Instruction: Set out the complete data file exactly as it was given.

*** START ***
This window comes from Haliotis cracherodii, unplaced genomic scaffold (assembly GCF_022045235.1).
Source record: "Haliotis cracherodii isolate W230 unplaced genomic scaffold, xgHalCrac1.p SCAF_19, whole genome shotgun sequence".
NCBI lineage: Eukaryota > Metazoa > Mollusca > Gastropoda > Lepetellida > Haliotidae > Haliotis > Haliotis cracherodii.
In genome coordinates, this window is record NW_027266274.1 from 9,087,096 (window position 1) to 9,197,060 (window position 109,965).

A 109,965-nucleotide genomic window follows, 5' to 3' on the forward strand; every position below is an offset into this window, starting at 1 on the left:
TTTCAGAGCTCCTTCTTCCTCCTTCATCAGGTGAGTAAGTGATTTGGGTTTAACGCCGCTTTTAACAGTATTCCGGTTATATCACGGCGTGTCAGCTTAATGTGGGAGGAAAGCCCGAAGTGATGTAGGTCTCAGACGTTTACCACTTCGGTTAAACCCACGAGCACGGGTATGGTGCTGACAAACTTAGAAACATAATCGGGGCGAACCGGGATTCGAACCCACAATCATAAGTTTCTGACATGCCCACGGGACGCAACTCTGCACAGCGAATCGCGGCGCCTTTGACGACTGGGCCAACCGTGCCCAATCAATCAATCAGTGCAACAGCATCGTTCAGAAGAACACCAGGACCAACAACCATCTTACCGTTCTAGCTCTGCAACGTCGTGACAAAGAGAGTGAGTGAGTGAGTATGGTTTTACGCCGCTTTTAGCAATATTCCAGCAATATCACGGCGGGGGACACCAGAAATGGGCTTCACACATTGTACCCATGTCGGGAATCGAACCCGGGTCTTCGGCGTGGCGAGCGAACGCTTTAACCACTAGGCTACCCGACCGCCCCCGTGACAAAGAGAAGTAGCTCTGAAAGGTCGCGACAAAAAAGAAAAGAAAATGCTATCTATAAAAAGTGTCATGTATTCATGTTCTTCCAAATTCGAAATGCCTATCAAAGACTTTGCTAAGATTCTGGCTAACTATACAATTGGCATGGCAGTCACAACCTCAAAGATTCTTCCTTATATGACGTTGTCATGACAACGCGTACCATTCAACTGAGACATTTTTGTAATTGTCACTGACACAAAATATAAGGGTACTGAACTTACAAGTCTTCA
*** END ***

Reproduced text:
This window comes from Haliotis cracherodii, unplaced genomic scaffold (assembly GCF_022045235.1).
Source record: "Haliotis cracherodii isolate W230 unplaced genomic scaffold, xgHalCrac1.p SCAF_19, whole genome shotgun sequence".
NCBI lineage: Eukaryota > Metazoa > Mollusca > Gastropoda > Lepetellida > Haliotidae > Haliotis > Haliotis cracherodii.
In genome coordinates, this window is record NW_027266274.1 from 9,087,096 (window position 1) to 9,197,060 (window position 109,965).

A 109,965-nucleotide genomic window follows, 5' to 3' on the forward strand; every position below is an offset into this window, starting at 1 on the left:
TTTCAGAGCTCCTTCTTCCTCCTTCATCAGGTGAGTAAGTGATTTGGGTTTAACGCCGCTTTTAACAGTATTCCGGTTATATCACGGCGTGTCAGCTTAATGTGGGAGGAAAGCCCGAAGTGATGTAGGTCTCAGACGTTTACCACTTCGGTTAAACCCACGAGCACGGGTATGGTGCTGACAAACTTAGAAACATAATCGGGGCGAACCGGGATTCGAACCCACAATCATAAGTTTCTGACATGCCCACGGGACGCAACTCTGCACAGCGAATCGCGGCGCCTTTGACGACTGGGCCAACCGTGCCCAATCAATCAATCAGTGCAACAGCATCGTTCAGAAGAACACCAGGACCAACAACCATCTTACCGTTCTAGCTCTGCAACGTCGTGACAAAGAGAGTGAGTGAGTGAGTATGGTTTTACGCCGCTTTTAGCAATATTCCAGCAATATCACGGCGGGGGACACCAGAAATGGGCTTCACACATTGTACCCATGTCGGGAATCGAACCCGGGTCTTCGGCGTGGCGAGCGAACGCTTTAACCACTAGGCTACCCGACCGCCCCCGTGACAAAGAGAAGTAGCTCTGAAAGGTCGCGACAAAAAAGAAAAGAAAATGCTATCTATAAAAAGTGTCATGTATTCATGTTCTTCCAAATTCGAAATGCCTATCAAAGACTTTGCTAAGATTCTGGCTAACTATACAATTGGCATGGCAGTCACAACCTCAAAGATTCTTCCTTATATGACGTTGTCATGACAACGCGTACCATTCAACTGAGACATTTTTGTAATTGTCACTGACACAAAATATAAGGGTACTGAACTTACAAGTCTTCA